18 September 2013
Three gas engineers failed to spot and rectify serious gas safety failings at a rented Devon home – putting a family at risk of death, injury or ill health from carbon monoxide poisoning, a court has heard.
In a prosecution brought today (18 September) by the Health and Safety Executive (HSE), Newton Abbot Magistrates’ Court was told that all three men separately completed annual gas safety checks at the Newton Abbot property on behalf of a landlord, but overlooked obvious concerns.
This was despite them being legally authorised and seemingly competent to undertake gas work.
Magistrates heard that a tenant at the house on Fairfield Terrace, which she shared with her daughter and son, complained of feeling ill as a result of inhaling fumes from a gas fire. Subsequent checks by gas safety experts revealed failings that should have been picked up by the respective engineers.
The matter was passed to HSE, who established that Stephen Carter, of Barton Drive, Newton Abbot, was asked to carry out safety checks in December 2010. He issued a gas safety certificate, even though a fire and back boiler were inadequately ventilated and sealed, and failed to check the supply of combustion air.
His son Matthew Carter, of the same address, was then asked by the landlord to carry out the next annual safety check in November 2011. He too issued a certificate without identifying the same problems.
Then in September 2012, Brian McManus, of Shirwell Rise South, Queensway, Torquay, was contacted by the landlord to carry out the safety check. Although he identified problems with ventilation, he did not isolate the gas fire and proceeded to carry out unsatisfactory repairs.
Thorough checks when the tenant reported feeling unwell highlighted inadequate ventilation for the fire and back boiler in the lounge, and also that the fire surround was not properly sealed. This meant the products of combustion, including poisonous carbon monoxide gas, could escape into the room.
Stephen Carter pleaded guilty to a single breach of the Health and Safety at Work Act 1974 and two breaches of the Gas Safety (Installation and Use) Regulations 1998. He was fined a total of £750 and ordered to pay costs of £734.
Matthew Carter pleaded guilty to the same breaches and was also fined £750 with costs of £734.
Brian McManus pleaded guilty to a separate single breach of the Health and Safety at Work Act 1974 and the same two Gas Safety (Installation and Use) Regulations 1998 failings. He was fined a total of £750 and ordered to pay costs of £375.
Speaking after the hearing, HSE Inspector Simon Jones said:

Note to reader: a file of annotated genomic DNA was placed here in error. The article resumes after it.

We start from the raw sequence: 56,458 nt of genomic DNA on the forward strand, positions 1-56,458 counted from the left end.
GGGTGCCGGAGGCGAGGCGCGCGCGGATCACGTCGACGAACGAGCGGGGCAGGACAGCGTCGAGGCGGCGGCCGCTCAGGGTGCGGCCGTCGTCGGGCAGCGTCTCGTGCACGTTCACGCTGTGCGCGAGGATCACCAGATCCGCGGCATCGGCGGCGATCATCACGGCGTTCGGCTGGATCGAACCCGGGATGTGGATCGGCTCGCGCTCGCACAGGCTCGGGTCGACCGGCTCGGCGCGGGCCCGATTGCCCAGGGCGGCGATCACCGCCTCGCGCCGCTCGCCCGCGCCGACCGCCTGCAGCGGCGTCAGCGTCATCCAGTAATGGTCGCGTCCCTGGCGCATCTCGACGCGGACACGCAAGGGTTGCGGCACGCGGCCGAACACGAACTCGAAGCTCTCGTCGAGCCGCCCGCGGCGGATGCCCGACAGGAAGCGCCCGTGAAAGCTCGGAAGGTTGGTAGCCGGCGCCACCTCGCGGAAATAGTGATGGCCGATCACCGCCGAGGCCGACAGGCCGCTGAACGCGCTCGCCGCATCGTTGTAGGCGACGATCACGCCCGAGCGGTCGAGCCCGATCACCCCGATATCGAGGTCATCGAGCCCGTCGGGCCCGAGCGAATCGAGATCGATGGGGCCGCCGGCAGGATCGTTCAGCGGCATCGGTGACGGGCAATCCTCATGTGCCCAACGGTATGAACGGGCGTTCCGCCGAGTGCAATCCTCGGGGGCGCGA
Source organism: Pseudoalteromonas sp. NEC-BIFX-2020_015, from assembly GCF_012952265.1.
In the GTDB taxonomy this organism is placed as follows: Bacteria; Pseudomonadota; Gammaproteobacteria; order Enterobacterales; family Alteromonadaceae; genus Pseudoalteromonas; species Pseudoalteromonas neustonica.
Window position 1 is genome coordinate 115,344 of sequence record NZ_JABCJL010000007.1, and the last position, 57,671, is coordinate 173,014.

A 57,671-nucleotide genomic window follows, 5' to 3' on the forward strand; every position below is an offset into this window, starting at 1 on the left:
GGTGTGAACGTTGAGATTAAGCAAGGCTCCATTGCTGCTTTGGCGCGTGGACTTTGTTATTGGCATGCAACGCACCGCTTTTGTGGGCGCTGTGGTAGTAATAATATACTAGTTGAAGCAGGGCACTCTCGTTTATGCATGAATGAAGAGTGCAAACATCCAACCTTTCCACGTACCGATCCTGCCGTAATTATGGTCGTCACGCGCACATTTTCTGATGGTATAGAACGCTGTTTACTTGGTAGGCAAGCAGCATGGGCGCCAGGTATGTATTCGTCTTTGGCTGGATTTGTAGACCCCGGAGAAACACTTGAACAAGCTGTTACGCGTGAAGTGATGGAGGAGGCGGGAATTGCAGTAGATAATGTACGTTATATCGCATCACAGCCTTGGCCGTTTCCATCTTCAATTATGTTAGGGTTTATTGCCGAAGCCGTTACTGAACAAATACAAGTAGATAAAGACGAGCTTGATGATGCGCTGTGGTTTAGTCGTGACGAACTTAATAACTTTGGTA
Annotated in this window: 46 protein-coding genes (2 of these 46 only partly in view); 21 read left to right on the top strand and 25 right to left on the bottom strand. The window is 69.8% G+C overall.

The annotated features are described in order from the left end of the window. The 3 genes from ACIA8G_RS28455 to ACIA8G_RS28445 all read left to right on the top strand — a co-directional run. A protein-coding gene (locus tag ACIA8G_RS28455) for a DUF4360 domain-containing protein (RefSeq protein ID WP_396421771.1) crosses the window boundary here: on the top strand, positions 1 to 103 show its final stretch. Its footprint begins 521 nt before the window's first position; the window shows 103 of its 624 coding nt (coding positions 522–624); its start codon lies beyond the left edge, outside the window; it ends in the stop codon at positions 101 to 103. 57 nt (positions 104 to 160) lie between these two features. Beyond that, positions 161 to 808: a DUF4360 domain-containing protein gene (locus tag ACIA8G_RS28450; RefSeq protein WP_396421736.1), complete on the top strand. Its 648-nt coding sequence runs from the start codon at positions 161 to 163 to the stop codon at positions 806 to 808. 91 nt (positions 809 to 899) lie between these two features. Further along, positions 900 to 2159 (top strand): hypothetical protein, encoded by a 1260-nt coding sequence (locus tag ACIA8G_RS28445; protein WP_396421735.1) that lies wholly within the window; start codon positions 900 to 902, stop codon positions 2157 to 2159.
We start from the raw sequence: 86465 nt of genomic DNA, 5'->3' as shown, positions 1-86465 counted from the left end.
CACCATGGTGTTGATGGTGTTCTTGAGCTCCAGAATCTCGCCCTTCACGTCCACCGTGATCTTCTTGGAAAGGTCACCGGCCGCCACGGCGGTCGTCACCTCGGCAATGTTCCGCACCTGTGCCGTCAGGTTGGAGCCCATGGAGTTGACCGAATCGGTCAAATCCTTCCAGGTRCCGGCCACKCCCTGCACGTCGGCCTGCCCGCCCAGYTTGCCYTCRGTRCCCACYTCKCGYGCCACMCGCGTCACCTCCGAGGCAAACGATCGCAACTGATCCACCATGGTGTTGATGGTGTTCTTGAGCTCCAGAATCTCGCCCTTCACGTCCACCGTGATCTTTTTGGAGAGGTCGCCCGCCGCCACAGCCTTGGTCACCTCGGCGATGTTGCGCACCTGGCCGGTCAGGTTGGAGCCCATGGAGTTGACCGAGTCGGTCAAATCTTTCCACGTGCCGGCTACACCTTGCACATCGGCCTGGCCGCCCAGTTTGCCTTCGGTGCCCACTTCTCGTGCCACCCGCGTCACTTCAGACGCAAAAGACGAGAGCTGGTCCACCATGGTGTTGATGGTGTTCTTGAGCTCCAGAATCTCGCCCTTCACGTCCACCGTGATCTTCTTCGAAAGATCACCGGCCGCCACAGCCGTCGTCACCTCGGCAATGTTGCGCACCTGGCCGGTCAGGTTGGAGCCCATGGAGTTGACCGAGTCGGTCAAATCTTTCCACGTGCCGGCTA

"The three engineers failed in their duty to identify and repair the serious safety issues, and fell well short of the standards you expect from seemingly competent registered professionals.
"The issues relating to ventilation and sealing should have been identified and dealt with. Instead the landlord’s tenants were put at unnecessary risk and were misled into believing the gas appliances were safe to use.
"Gas engineers must do a thorough and competent job every time because if they don’t the consequences can be devastating."
Further information about gas safety can be found on the HSE website at http://www.hse.gov.uk/gas/
Notes to editors
- The Health and Safety Executive is Britain’s national regulator for workplace health and safety. It aims to reduce work-related death, injury and ill health. It does so through research, information and advice; promoting training; new or revised regulations and codes of practice; and working with local authority partners by inspection, investigation and enforcement. www.hse.gov.uk
- Section 3(2) of the Health and Safety at Work Act 1974 states: It shall be the duty of every self employed person to conduct his undertaking in such a way as to ensure so far as is reasonably practicable that he and others persons not being his employees who may be affected thereby are not thereby exposed to risks to their health and safety
- Section 7 of the Health and Safety at Work Act 1974 states: it shall be the duty of every employee while at work to take reasonable care for the health and safety of himself and of other persons who may be affected by his acts or omissions at work
- Regulation 26(9)(b) of the Gas Safety (Installation and Use) Regulations 1998 states: where a person performs work on a gas appliance he shall immediately therefore examine the supply of combustion air
- Regulation 26(9)(d) of the Gas Safety (Installation and Use) Regulations 1998 states: where a person performs work on a gas appliance he shall immediately therefore examine its operation so as to ensure its safe functioning